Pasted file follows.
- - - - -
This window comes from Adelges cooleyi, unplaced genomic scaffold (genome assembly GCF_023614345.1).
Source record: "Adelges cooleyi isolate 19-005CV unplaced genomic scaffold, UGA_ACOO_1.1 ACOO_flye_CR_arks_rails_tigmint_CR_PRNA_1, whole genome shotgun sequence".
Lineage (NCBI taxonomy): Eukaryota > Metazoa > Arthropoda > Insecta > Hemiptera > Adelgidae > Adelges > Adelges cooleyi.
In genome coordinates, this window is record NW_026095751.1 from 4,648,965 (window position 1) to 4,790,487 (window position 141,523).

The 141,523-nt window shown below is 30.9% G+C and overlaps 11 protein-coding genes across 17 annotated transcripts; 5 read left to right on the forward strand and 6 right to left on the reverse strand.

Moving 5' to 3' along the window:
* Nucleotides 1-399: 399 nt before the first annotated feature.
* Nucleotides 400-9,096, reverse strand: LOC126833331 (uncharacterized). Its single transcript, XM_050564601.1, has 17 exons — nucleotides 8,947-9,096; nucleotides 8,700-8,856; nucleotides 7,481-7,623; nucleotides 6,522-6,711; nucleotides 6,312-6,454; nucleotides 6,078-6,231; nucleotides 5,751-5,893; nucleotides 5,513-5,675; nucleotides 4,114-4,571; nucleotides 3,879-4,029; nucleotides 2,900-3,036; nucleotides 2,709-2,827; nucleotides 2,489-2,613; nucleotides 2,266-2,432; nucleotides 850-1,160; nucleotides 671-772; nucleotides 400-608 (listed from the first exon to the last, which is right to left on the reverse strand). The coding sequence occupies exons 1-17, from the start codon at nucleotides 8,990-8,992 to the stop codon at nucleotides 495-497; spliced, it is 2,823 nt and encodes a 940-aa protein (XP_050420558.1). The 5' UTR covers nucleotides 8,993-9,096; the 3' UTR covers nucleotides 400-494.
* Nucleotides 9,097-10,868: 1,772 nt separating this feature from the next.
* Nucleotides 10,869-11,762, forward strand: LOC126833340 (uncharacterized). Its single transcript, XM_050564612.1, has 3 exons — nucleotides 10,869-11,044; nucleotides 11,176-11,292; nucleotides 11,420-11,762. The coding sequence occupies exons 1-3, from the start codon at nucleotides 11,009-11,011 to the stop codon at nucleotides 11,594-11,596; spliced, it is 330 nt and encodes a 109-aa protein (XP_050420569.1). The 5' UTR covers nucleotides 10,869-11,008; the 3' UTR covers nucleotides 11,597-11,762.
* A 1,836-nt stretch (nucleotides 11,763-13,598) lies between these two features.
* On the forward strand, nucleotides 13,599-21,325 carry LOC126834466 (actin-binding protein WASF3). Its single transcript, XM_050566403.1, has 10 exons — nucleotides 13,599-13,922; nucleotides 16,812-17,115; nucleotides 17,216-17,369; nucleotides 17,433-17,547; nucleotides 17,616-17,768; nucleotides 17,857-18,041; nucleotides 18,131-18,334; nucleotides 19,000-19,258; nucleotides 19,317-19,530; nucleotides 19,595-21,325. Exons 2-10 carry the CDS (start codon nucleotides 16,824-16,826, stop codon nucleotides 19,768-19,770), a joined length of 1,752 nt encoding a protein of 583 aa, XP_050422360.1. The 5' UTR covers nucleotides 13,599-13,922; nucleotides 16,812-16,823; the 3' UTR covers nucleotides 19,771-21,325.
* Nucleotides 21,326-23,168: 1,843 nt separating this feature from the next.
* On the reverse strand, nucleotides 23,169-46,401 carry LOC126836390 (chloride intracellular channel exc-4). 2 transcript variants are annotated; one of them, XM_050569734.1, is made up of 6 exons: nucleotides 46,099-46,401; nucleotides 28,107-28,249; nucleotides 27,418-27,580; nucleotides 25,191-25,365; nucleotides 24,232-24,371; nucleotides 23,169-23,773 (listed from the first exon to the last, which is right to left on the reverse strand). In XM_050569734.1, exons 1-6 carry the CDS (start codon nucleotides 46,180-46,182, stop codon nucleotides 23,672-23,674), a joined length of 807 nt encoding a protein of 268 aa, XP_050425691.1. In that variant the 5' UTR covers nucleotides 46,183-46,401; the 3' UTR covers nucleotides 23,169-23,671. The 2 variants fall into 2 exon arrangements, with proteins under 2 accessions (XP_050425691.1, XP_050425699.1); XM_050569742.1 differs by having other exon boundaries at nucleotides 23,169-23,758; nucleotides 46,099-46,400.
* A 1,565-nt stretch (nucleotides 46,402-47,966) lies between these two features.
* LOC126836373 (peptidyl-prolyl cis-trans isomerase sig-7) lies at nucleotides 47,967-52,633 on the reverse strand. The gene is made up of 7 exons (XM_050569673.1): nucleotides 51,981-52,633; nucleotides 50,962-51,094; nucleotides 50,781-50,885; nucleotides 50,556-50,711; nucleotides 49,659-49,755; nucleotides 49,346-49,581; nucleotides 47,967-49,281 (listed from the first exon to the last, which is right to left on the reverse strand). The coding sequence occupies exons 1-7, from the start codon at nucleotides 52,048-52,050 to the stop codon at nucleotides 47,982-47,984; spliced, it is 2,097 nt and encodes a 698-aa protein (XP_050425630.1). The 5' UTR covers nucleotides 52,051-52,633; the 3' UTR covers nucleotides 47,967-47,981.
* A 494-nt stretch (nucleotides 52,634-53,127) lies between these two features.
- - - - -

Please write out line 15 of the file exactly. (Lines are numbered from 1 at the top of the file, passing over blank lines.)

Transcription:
* A 1,565-nt stretch (nucleotides 46,402-47,966) lies between these two features.